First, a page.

She concluded by highlighting high level risks citing that new structure may not be adequate to deliver on priorities; SAQA may not be able to generate sufficient funding for sustainability in the short term; and the loss of institutional memory due to the implementation of the new structure.

Discussion

The Chairperson sought to share some comments on SAQA and commended SAQA for its women led delegation and organisation at large. It was pleasing to witness such. On a different note, he reckoned that it was a sad presentation and in the Department of Higher Education and Training (DHET) family it looks like SAQA is the entity that has been hit very hard by the Covid-19 pandemic – in all the economic difficulties the country is experiencing. The loss of employees due to retrenchments is something that must always be the last resort. The loss of income of almost 100 employees causes an immense disruption in those families. It appears that despite the intervention of the Department the retrenchments could not be avoided.

The public sector, generally throughout the years, has been viewed as a safe area that offers employment certainty. Many public entities were also going through retrenchments and this was indicative of where the country is. The truth is that Covid-19 exacerbated a pre-existing bad economy. However, it was pleasing to see that the organisation was re-imagining its future. Hopefully, the processes of retrenchments have been handled properly.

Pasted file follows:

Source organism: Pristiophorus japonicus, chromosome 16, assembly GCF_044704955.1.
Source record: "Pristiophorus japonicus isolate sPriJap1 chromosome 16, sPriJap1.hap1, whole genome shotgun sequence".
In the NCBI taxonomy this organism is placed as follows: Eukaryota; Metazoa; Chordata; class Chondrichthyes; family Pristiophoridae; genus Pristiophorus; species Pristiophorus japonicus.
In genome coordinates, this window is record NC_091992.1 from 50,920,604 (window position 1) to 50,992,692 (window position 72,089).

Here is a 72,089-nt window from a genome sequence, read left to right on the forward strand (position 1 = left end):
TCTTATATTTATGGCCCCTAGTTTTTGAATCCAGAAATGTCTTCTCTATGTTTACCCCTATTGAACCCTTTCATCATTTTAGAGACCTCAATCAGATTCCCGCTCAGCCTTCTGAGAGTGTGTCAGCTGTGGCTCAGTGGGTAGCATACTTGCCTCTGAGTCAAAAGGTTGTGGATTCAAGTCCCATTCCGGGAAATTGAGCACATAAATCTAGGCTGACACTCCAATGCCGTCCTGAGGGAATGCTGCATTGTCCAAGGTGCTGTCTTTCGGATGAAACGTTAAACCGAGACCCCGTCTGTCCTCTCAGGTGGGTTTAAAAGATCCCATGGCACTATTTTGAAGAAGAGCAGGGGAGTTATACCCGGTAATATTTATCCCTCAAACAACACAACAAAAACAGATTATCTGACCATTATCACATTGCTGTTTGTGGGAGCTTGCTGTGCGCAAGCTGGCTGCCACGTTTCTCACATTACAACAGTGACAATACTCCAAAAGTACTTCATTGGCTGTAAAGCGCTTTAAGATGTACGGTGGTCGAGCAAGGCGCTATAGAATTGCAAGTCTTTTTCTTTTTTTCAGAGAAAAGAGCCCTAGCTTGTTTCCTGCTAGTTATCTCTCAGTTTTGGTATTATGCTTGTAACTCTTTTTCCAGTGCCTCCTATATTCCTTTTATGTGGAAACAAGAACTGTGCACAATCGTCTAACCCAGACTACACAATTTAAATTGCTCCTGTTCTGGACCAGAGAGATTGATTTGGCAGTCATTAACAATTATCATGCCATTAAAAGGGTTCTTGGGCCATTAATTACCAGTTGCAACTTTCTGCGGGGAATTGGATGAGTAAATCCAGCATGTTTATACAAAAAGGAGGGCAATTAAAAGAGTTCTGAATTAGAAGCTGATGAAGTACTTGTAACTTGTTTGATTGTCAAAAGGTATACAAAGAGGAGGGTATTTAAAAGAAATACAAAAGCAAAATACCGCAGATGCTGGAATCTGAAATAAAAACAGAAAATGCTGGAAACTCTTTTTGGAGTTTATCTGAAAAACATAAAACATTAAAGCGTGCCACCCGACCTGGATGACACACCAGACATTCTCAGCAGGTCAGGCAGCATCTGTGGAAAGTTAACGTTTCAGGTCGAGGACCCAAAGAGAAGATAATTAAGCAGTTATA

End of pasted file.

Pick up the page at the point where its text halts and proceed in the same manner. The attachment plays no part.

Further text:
Dr Julie Reddy, Chief Executive Officer, SAQA, said that SAQA has only appointed one executive for now and it was hoping to make an appointment sometime in May 2021, and there were now two vacant positions. She would be commencing her position in June 2021.

Mr T Letsie (ANC) welcomed all delegates and thanked them for their attendance. The Department is in the process of amend the National Qualifications Framework (NQF) Bill; is the reconfiguration of the structure going to be done after the Bill or before it is signed into law? How many staff members were retrenchments and from which functions of the organisation?

Has SAQA considered renting some of its building space, since it now has more space available in the building? On page 19 of the strategic plan, the biggest challenge is said to be funding. What is the viability of the entity in line of the budget cuts over the MTEF?

Lastly, on SAQA, can the Members table the new structure and the details of those that would be retrenchedalong with their demographics and their qualifications as well as those who will be retained?